There have been more than 300 cases of missing Aboriginal women in Canada that have yet to be discerned. Among those 300 are 37 unresolved cases that have been thrown out of the long queue of other cases to be done, according to CBC News.
However, The Royal Canadian Mounted Police (RCMP) have inquired about 1,200 reported cases of missing Indigenous women between 1980 and 2012, while Indigenous women’s groups claim to document the number of missing and murdered to be over 4,000. The reason why the demographics are inconsistent is because of the under-reporting of violence against Indigenous women and girls and the lack of an effective database, as well as the failure to identify such cases by ethnicity.
Statistics Canada has been documenting violence against Indigenous women since the dilemma had commenced, and they reported that Indigenous women 15 years or older were 3.5 times more likely to experience violence than non-Indigenous women, according to the 2004 General Social Survey. Furthermore, between 1997 and 2000, the homicide rate for Indigenous women was nearly seven times higher than the rate for non-Indigenous women.
Indigenous women’s groups have long called for action into the deplorable and disproportionate rates of violence and the high numbers of missing and murdered Indigenous women and girls in Canada, but it wasn’t until Dec. 8, 2015 that the government took action.
In response to the calls for action from Indigenous families, a coalition has been established in support of these missing women by the government of Canada. The Missing and Murdered Indigenous Women and Girls in Canada has a mission to “to learn the truth by honoring the lives and legacies of Indigenous women, girls and members of the LGBTQ2S community.”
“The Commissioners’ mandate is to examine and report on the systemic causes of all forms of violence against Indigenous women and girls in Canada by looking at patterns and underlying factors [in these cases],” the inquiry added on their website.
These cases involve Aboriginal women with a wide spectrum for ages, with the youngest being 4-year-old Serenity and the eldest being 78-year-old Nancy Dumas.
4-year-old Serenity was merely just a preschooler when she had gone missing. She comes from a central First Nation community in Alberta and was known by its townspeople to be outgoing and loved the outdoors. On Sep. 18, 2014, she was admitted to the hospital, covered in bruises and suffering from a head injury. Just 9 days later, Serenity was taken off life support, weighing just 18 pounds.
Nancy Dumas was 78 years old and the oldest living member of her community. It was on Feb. 28, 1987 when she was last seen in Lynn Lake, Manitoba as she was leaving her daughter’s home. It has been years since Nancy’s family were given any updates from the Lynn Lake RCMP and the investigators assigned to the case.
These Indigenous women and girls were mothers, sisters, grandmothers, wives and friends who have been lost to senseless violence. This tragedy has been going on since settlers have come to Canada and has painfully extended to modern days. Throughout history, Indigenous women were sexualized and held against irreverent cultural outlooks and stereotypes that continue to influence the Canadian society of today.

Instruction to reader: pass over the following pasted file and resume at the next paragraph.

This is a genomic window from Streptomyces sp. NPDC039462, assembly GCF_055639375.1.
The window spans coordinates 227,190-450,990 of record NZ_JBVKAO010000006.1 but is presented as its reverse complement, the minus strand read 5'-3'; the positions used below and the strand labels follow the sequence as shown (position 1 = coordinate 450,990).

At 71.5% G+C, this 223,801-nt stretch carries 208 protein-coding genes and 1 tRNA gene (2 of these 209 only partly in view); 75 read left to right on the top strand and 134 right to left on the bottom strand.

Violence against Indigenous women and girls cannot be fully understood without dissecting and examining the history of Canada in which most of its unfavorable facets mostly targeted Indigenous women. Legally-sanctioned policies such as the Indian Act and residential schools are only some elements that encourage the violence toward Indigenous people.
The Indian Act stimulated social and cultural disruption and human rights violations toward First Nations peoples through the process of restricting their access to their own lands, while residential schools provided the same trauma but mostly targeted the children that went to these schools in the name of forceful, and violent assimilation.
The Native Women’s Association of Canada (NWAC) provides awareness about violence against Indigenous women, funded by their secured funds in 2005 from Status of Women Canada. They established a national database to track these cases which eventually culminated in a final report entitled “What Their Stories Tell Us: Research Findings from the Sisters in Spirit Initiative.”
The report addresses the need for educating Indigenous women and girls on safety issues, as well as the need for police accountability and transparency. NWAC also expressed the need for cultural sensitivity training and for more research and awareness about various forms of violence, particularly violence perpetrated by strangers or acquaintances.
Described by some as a hidden crisis, this tragedy has been tremendously underreported by the media that there are only a handful of Canadian news outlets to gather information from and an even more microscopic amount of demographics. Although the initiative for a national inquiry is to be appreciated, unfortunately, most of these missing cases are still unresolved and are given little to no media attention for a possible resolution.